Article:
This major international handbook provides a complete review and guide to past and present knowledge in this essential field of inquiry. Assembling an outstanding team of scholars from around the world, it comprehensively explores the current state of the art in academic thinking and the current structures and processes for the administration of public policy following this period of rapid transformation and change.

Coordination in the Intergovernmental Setting

Coordination in the intergovernmental setting

Definition, Focus and Structure of the Chapter

Coordination (in its process dimension) can be understood (for a definition, see also Peters, 1998; Pollitt and Bouckaert, 2000: 79ff.) as the attempt to optimize the coherence and consistency of political decisions as well as policy implementation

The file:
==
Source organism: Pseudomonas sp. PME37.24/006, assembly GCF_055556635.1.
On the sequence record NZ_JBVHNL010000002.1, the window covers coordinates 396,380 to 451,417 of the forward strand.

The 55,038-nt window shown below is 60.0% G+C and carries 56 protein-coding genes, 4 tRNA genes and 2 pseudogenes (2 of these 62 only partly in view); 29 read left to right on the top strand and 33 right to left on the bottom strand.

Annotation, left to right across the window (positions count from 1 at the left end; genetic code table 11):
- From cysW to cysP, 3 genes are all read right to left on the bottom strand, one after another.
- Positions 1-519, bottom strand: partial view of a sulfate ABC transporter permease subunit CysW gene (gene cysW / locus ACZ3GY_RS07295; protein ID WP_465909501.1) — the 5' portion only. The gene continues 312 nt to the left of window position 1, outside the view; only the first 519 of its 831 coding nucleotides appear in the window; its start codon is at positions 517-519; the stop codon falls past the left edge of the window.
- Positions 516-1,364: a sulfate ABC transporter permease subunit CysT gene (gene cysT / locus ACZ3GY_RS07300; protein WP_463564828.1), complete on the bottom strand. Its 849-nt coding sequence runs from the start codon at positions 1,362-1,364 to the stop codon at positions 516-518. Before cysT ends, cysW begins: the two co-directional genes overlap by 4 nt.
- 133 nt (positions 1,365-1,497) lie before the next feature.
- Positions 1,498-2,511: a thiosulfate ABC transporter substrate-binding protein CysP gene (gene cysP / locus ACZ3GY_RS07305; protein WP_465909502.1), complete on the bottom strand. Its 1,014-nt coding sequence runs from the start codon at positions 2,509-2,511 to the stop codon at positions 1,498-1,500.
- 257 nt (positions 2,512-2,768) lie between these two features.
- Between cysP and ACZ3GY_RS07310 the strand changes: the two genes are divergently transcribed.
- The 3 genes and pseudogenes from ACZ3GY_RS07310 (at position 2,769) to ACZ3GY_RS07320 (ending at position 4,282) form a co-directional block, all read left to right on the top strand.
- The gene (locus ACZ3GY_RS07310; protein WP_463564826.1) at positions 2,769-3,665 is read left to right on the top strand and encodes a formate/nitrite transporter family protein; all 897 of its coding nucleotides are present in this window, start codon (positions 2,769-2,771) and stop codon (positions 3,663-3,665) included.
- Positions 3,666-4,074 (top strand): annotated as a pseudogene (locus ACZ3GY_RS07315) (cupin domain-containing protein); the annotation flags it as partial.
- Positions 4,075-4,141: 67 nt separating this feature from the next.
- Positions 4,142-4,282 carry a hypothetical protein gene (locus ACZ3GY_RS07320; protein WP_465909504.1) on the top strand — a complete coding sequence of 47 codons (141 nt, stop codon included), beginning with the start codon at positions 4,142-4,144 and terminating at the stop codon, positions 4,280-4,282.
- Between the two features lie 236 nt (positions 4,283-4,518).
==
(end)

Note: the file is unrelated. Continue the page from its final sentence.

• across policies (in order to overcome the sectoral fragmentation of policies and to achieve comprehensive and ‘holistic’ responses to complex problems);
  • across actors and stakeholders (in order to accommodate the often-conflicting interests of political, socio-economic, administrative, professional etc. actors and actor ‘communities’); and
  • across levels (in order to overcome the vertical fragmentation of policies and actors -with coordination problems posed not least by the vertical actors communities, ‘silos’ and ‘comradeships’ sectorally entrenched and colluding across levels ...

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